Parents of 43 missing Mexican students demand justice on the eighth anniversary of their disappearance

By October 4, 2022

“We want everyone to fall from the bottom to the top,” shouted Blanca Nava, the mother of Jorge Álvarez Nava, one of 43 students from the Ayotzinapa Rural Teachers’ College who were disappeared in 2014 by organized crime groups and members of the Mexican military. 

Ms. Nava, while holding a picture of her missing son, and other parents of victims of the massacre took to the streets of Mexico City on September 26, the eighth anniversary of the attack, to demand justice for their family members and to criticize the government of President Andrés Manuel López Obrador who has thus far failed to provide them with justice. 

Marching down Mexico City’s main avenue, thousands of citizens from across the country walked beside the parents of the 43 students; worker unions, young students, feminist collectives, socialist organizations, and human rights defenders all took to the streets demanding justice.

Trucks equipped with speakers blasted Ska music while Mexicans old and young chanted “they were taken alive, we want them alive!” All those in attendance showing a sense of anger and comradeship against what they see as an apathetic Mexican government.

“This president promised to solve the case, perhaps to gain popularity so the people would trust him,” said Emiliano Navarrete Victoriano, a father of one of the victims, to a crowd of around 7,000 supporters. “If we achieved any small breakthrough with this government,” he said, when investigations started implicating elements of the armed forces, “everything fell apart.”

Students demonstrate outside the National Palace in Mexico City. Image courtesy of Jorge Rocha.

The Case of the Disappeared Students 

On the night of September 26, 2014, a bus full of young people studying to be teachers were on their way to a protest in Mexico City in honor of the victims of the 1968 Tlatelolco massacre in which the military opened fire on civilians. 

The bus was stopped in the small town of Iguala, Guerrero in western Mexico, by the Mexican military, who then reportedly passed the students to an illegal armed group, “Guerreros Unidos,” who disappeared them, according to a recent arrest report of a local military general.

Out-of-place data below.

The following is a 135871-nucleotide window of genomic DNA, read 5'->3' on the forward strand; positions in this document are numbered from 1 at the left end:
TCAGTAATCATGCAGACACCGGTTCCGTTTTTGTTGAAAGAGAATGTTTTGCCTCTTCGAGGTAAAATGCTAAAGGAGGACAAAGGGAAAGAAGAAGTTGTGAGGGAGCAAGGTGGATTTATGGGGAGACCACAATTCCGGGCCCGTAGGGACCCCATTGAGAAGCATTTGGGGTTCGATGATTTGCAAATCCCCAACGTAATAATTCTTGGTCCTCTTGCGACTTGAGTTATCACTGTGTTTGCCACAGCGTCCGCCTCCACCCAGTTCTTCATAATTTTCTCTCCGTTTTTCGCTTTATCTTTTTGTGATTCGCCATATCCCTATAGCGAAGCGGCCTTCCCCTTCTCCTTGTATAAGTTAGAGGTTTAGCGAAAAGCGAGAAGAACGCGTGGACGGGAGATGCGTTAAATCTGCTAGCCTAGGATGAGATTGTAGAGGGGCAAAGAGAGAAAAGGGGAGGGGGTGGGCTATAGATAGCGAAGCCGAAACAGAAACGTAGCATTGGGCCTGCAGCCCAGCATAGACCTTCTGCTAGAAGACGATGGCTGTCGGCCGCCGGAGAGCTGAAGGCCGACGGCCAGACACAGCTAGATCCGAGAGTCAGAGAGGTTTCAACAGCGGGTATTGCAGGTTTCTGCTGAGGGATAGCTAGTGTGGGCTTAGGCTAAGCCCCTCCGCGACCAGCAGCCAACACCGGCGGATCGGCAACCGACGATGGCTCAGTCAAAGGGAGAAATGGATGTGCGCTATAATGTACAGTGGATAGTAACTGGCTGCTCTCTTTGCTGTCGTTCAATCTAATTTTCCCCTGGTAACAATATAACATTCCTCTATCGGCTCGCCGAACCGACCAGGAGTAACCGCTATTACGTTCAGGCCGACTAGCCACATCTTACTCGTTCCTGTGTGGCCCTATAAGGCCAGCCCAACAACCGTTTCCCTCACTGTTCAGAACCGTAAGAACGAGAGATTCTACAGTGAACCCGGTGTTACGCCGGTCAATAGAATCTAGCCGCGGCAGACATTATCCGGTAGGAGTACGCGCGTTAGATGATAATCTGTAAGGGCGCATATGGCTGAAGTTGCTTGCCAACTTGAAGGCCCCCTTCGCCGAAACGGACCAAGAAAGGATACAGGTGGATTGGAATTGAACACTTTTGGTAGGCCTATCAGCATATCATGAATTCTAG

In 2014, the government of then President Enrique Peña Nieto infamously fabricated a rendition of events that covered up the involvement of high-ranking public officials and military commanders. 

The now debunked “historical truth,” as it came to be known, was the official version of the government at the time, manufactured by tampering with evidence and extracting signed confessions through torture. 

AMLO’s Legacy on the Case 

When President López Obrador campaigned for the presidency in 2018, he promised to deliver justice to the parents of the 43 students. While his administration has made some headway, critics accuse the government of not pursuing the highest ranking authorities behind the disappearance.

In August, the Mexican Prosecution issued 83 arrest warrants against 20 military commanders, including one general from Guerrero, 44 police officers, five judicial authorities, and 14 members of the criminal group “Guerreros Unidos” for their alleged involvement in the mass disappearance of the 43 students. 

However, the students’ families were outraged when they found out how quickly the recent arrest warrants crumbled. 

In September, Mexico’s National Prosecutor ordered 21 of the 83 arrest warrants to be discarded, including warrants for 16 members of the military.

Furthermore, a district judge acquitted over 100 people implicated in the case, including former governor of Iguala, Jose Luis Abarca, who has been fingered as the intellectual author of the attack.

Demonstrator in Mexico City. “43 stolen dreams!!”

While Mr. Abarca remains in prison due to two other charges against him, the judge’s decision caused outrage among the Mexican population and led the Undersecretary of Human Rights, Alejandro Encinas, to file a complaint against the judge with Mexico’s Supreme Court.

Jesús Murillo Karam, a former prosector in the Peña Nieto administration who had been accused of torture in order to fabricate the version of events laid out in the “historical truth,” had his criminal proceedings suspended by a judge following an appeal. 

Thus far, only four military members have been indicted in the case, with their legal defense claiming that all allegations made against their clients are fabrications. 

Families of the Victims Await Justice 

For victim’s families standing in the plaza on September 26, they fear AMLO will provide those who are guilty of disappearing their family members with the same impunity as his predecessors. 

“The truth is that I feel that they are just making fun of us because we have not stopped for eight years in the streets, shouting, demanding the return of our children alive,” said Ms. Nava. “They have not given us an answer. Just like the previous government, this new government has not given us an answer.” 

She went on: “We want truth and justice, and we want those responsible to be punished. All of those responsible who were already in the 83 arrest warrants, we want them to be punished. We don’t want them to be released,” said Ms. Nava. 

“There are not only 43 who are missing,” said Ms. Nava. “There are thousands of missing people who are waiting for their father, their mother, their brother to come home to them; just as I am looking for my son and I want to see him back, I will not stop or stop looking for him until I find him.”